Snow White with the Red Hair by Sorata Akiduki
Over the last year or so, I’ve been rediscovering my passion for Snow White with the Red Hair. Some of you may recall that I absolutely loved the anime and its cast. The manga extends far beyond the anime (and that’s saying something when, as of this writing, the English release is still about 10 books behind the Japanese).
Shirayuki is a self-possessed young woman who made a life for herself as a herbalist in the kingdom of Tanbarun. When she is ordered to become the concubine of the prince, Shirayuki instead decides to leave her home for the neighboring country of Clarines. In no time at all, she is working in the castle of Clarines as a court herbalist swiftly taking on new challenges, and falling in love with a very different prince than the one she left behind.
Despite the title, Snow with the Red Hair is not really a fairy-tale retelling, and the title is only vaguely related to the series’ initial meeting between the main cast. Beyond that, Snow White with the Red Hair becomes about the intertwined lives of Shirayuki and Prince Zen as they pursue their goals, grow as people and a couple, and the people, politics, and machinations of the kingdom around them.
Prince Zen is the second prince of Clarines and ripe to start taking on real responsibilities in the vast kingdom. Zen is down-to-earth, enjoys a little mischief, and chafes at the royal title but also wants to do what is right for the people of Clarines. In the mix is a lovable cast of side characters including the unflappable swordswoman Kiki, the earnest aide Mitsuhide, the aloof messenger Obi, the enigmatic first prince Izana, and the list goes on and on.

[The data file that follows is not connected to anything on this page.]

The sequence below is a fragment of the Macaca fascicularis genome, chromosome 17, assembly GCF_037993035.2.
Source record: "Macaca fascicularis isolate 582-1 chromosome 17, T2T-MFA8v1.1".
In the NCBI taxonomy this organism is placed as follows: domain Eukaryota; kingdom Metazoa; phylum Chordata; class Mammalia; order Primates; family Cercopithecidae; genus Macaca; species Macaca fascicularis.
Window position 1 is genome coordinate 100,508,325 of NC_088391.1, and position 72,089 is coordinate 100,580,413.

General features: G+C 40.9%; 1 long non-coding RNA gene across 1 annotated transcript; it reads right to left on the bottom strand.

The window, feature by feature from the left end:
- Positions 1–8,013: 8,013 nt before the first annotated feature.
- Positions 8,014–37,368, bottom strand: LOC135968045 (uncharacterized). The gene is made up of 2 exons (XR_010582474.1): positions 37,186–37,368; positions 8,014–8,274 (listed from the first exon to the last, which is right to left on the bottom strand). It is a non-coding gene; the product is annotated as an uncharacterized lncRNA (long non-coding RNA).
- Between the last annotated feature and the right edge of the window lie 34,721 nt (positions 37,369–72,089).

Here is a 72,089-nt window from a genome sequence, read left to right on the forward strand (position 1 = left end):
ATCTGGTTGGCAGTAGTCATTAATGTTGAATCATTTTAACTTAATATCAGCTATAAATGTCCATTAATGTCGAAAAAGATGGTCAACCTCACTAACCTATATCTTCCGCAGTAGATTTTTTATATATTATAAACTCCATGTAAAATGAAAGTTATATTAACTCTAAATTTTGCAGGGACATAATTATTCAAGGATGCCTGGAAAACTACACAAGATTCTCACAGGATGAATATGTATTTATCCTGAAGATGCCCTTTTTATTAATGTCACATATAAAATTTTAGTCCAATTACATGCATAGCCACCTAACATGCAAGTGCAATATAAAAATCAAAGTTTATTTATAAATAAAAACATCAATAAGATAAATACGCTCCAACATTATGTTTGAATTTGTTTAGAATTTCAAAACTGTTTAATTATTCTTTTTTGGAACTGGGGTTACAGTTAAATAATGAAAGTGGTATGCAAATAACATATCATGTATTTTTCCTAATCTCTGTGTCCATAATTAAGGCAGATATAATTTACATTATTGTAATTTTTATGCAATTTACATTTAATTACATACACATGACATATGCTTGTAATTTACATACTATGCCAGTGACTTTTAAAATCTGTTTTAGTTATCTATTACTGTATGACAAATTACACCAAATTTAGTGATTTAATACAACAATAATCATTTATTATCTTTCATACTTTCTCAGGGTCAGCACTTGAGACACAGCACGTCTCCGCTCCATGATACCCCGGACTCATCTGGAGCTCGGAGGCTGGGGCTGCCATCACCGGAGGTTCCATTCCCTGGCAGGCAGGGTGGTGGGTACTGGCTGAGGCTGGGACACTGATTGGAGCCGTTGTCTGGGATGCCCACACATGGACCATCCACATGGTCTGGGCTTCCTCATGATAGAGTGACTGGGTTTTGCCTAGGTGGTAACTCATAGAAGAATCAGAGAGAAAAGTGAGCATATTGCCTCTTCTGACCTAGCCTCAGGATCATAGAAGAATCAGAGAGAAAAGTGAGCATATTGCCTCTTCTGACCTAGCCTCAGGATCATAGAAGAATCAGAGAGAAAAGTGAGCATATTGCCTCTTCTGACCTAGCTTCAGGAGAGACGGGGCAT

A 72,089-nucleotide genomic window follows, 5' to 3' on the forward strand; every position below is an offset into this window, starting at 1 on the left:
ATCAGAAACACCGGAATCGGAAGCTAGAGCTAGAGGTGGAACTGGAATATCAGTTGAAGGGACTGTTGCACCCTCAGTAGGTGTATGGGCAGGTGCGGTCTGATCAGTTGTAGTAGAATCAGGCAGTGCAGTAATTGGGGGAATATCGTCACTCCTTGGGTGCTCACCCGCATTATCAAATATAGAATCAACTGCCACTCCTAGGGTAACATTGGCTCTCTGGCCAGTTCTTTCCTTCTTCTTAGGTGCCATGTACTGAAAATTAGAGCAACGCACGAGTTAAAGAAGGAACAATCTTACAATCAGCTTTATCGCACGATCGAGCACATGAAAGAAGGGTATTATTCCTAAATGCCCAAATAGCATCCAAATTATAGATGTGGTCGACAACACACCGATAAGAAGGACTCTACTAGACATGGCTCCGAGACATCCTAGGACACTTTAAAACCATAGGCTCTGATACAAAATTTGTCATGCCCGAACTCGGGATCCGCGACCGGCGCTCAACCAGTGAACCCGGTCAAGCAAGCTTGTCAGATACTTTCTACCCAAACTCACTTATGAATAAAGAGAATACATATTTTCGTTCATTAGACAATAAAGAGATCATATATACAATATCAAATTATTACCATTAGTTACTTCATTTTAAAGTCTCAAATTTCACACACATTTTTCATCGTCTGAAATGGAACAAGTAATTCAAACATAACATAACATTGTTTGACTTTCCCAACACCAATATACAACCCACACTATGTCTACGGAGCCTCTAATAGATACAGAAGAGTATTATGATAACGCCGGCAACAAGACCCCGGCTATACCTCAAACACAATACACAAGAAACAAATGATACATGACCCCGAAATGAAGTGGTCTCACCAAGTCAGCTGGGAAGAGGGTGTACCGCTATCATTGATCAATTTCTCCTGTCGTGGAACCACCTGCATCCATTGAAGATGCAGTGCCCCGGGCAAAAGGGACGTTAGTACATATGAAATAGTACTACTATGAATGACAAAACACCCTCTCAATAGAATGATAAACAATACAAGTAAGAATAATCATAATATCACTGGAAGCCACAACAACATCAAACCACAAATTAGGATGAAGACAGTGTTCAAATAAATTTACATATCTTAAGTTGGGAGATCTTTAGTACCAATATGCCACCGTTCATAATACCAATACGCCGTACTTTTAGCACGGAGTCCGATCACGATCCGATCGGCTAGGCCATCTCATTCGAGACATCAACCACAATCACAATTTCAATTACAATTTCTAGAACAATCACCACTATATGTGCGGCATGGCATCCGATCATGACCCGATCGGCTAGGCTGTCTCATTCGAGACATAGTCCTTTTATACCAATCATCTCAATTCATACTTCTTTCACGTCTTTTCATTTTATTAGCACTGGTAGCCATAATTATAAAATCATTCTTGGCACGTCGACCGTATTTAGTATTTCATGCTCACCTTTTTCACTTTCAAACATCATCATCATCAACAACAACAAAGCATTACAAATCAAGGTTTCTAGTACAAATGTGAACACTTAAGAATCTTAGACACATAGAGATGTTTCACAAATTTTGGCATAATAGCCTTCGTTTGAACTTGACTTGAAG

The love story at the center of Snow White with the Red Hair is incredibly satisfying and stands up to being a long series without adding in too much overwrought drama. Firstly, Shirayuki and Zen are quick to say they have feelings for the other and want to figure out what that means for them. Second, manga-ka Sorata Akiduki is masterful at creating swoony moments and slow builds. Third, Shirayuki and Zen have major stories outside of their romance that are just as interesting. (Fourth, possibly for me only, is that I am somehow able to 100% believe in Shirayuki and Zen’s love while simultaneously rooting for Obi.)
The story of Clarines goes further and becomes more grandiose than I would have imagined. Two years have passed in the series as of vol. 16 and so much has happened. Shirayuki and Zen have experienced adventures, setbacks, balls, political manipulation, victories, loss, friendship, separation, joy, doubt, love, and so much growth in their lives. Those around them have had similar trajectories and the world just keeps opening up further.
Snow White with the Red Hair boasts strong characters, heartfelt romance, a balance of drama and humor, and a well-crafted world to set it all in. Picking up the manga a few years after the anime has made me even more of a fan of Shirayuki, Zen, Obi and the rest of the gang, and I look forward to every volume to see where the story takes them next.